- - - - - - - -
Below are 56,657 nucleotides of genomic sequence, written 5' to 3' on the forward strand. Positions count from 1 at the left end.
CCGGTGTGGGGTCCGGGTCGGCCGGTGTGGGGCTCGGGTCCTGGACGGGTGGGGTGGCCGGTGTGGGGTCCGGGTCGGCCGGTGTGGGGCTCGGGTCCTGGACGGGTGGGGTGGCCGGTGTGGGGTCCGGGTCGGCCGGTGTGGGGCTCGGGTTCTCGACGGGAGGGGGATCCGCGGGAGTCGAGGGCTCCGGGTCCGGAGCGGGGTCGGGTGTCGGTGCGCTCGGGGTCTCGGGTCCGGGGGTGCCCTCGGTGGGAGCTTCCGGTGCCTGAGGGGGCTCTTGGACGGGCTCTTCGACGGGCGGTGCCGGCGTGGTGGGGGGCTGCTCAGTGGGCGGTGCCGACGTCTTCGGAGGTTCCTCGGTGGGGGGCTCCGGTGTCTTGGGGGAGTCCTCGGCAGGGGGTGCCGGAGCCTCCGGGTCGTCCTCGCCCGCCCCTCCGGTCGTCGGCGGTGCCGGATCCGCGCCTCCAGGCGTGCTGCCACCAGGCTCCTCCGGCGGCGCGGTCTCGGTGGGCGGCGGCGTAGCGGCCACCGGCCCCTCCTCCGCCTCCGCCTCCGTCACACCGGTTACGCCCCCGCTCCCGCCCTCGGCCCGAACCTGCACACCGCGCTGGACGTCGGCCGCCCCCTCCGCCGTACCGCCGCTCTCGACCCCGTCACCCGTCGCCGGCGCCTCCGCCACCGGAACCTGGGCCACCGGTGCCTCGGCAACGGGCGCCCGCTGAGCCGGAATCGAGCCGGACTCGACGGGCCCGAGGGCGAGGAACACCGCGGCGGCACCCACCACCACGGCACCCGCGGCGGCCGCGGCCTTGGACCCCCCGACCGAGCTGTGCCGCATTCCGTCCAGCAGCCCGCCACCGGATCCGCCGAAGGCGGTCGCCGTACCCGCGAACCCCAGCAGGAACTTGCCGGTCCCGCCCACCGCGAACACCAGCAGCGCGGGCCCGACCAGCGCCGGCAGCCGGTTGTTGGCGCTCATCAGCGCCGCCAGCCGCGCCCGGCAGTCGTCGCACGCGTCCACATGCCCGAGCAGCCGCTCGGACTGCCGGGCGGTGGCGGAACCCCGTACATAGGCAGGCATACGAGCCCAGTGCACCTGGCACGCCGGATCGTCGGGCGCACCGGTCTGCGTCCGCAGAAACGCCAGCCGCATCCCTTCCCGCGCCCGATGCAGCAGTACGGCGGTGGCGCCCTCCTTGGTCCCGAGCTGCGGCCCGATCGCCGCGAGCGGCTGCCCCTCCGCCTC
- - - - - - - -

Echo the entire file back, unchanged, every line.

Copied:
Below are 56,657 nucleotides of genomic sequence, written 5' to 3' on the forward strand. Positions count from 1 at the left end.
CCGGTGTGGGGTCCGGGTCGGCCGGTGTGGGGCTCGGGTCCTGGACGGGTGGGGTGGCCGGTGTGGGGTCCGGGTCGGCCGGTGTGGGGCTCGGGTCCTGGACGGGTGGGGTGGCCGGTGTGGGGTCCGGGTCGGCCGGTGTGGGGCTCGGGTTCTCGACGGGAGGGGGATCCGCGGGAGTCGAGGGCTCCGGGTCCGGAGCGGGGTCGGGTGTCGGTGCGCTCGGGGTCTCGGGTCCGGGGGTGCCCTCGGTGGGAGCTTCCGGTGCCTGAGGGGGCTCTTGGACGGGCTCTTCGACGGGCGGTGCCGGCGTGGTGGGGGGCTGCTCAGTGGGCGGTGCCGACGTCTTCGGAGGTTCCTCGGTGGGGGGCTCCGGTGTCTTGGGGGAGTCCTCGGCAGGGGGTGCCGGAGCCTCCGGGTCGTCCTCGCCCGCCCCTCCGGTCGTCGGCGGTGCCGGATCCGCGCCTCCAGGCGTGCTGCCACCAGGCTCCTCCGGCGGCGCGGTCTCGGTGGGCGGCGGCGTAGCGGCCACCGGCCCCTCCTCCGCCTCCGCCTCCGTCACACCGGTTACGCCCCCGCTCCCGCCCTCGGCCCGAACCTGCACACCGCGCTGGACGTCGGCCGCCCCCTCCGCCGTACCGCCGCTCTCGACCCCGTCACCCGTCGCCGGCGCCTCCGCCACCGGAACCTGGGCCACCGGTGCCTCGGCAACGGGCGCCCGCTGAGCCGGAATCGAGCCGGACTCGACGGGCCCGAGGGCGAGGAACACCGCGGCGGCACCCACCACCACGGCACCCGCGGCGGCCGCGGCCTTGGACCCCCCGACCGAGCTGTGCCGCATTCCGTCCAGCAGCCCGCCACCGGATCCGCCGAAGGCGGTCGCCGTACCCGCGAACCCCAGCAGGAACTTGCCGGTCCCGCCCACCGCGAACACCAGCAGCGCGGGCCCGACCAGCGCCGGCAGCCGGTTGTTGGCGCTCATCAGCGCCGCCAGCCGCGCCCGGCAGTCGTCGCACGCGTCCACATGCCCGAGCAGCCGCTCGGACTGCCGGGCGGTGGCGGAACCCCGTACATAGGCAGGCATACGAGCCCAGTGCACCTGGCACGCCGGATCGTCGGGCGCACCGGTCTGCGTCCGCAGAAACGCCAGCCGCATCCCTTCCCGCGCCCGATGCAGCAGTACGGCGGTGGCGCCCTCCTTGGTCCCGAGCTGCGGCCCGATCGCCGCGAGCGGCTGCCCCTCCGCCTC